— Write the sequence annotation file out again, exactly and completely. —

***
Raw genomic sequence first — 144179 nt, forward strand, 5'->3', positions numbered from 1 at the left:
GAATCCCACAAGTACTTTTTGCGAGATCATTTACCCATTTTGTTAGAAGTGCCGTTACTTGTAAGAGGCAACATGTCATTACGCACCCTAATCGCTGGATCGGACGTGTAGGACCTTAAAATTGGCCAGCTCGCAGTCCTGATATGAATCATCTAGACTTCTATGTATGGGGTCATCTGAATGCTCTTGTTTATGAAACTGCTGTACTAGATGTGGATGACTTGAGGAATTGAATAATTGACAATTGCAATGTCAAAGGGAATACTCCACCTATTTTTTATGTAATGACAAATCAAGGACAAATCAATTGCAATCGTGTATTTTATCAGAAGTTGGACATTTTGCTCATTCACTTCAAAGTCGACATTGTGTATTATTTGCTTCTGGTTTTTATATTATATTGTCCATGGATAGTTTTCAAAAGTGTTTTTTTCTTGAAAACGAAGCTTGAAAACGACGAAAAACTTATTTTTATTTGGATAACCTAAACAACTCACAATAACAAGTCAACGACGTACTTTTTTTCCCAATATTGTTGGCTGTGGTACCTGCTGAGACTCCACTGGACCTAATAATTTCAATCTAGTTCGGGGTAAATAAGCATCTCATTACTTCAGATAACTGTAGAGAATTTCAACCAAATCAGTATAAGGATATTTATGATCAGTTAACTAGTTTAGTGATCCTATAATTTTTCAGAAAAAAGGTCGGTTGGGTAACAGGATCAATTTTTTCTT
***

Raw genomic sequence first — 144179 nt, forward strand, 5'->3', positions numbered from 1 at the left:
GAATCCCACAAGTACTTTTTGCGAGATCATTTACCCATTTTGTTAGAAGTGCCGTTACTTGTAAGAGGCAACATGTCATTACGCACCCTAATCGCTGGATCGGACGTGTAGGACCTTAAAATTGGCCAGCTCGCAGTCCTGATATGAATCATCTAGACTTCTATGTATGGGGTCATCTGAATGCTCTTGTTTATGAAACTGCTGTACTAGATGTGGATGACTTGAGGAATTGAATAATTGACAATTGCAATGTCAAAGGGAATACTCCACCTATTTTTTATGTAATGACAAATCAAGGACAAATCAATTGCAATCGTGTATTTTATCAGAAGTTGGACATTTTGCTCATTCACTTCAAAGTCGACATTGTGTATTATTTGCTTCTGGTTTTTATATTATATTGTCCATGGATAGTTTTCAAAAGTGTTTTTTTCTTGAAAACGAAGCTTGAAAACGACGAAAAACTTATTTTTATTTGGATAACCTAAACAACTCACAATAACAAGTCAACGACGTACTTTTTTTCCCAATATTGTTGGCTGTGGTACCTGCTGAGACTCCACTGGACCTAATAATTTCAATCTAGTTCGGGGTAAATAAGCATCTCATTACTTCAGATAACTGTAGAGAATTTCAACCAAATCAGTATAAGGATATTTATGATCAGTTAACTAGTTTAGTGATCCTATAATTTTTCAGAAAAAAGGTCGGTTGGGTAACAGGATCAATTTTTTCTT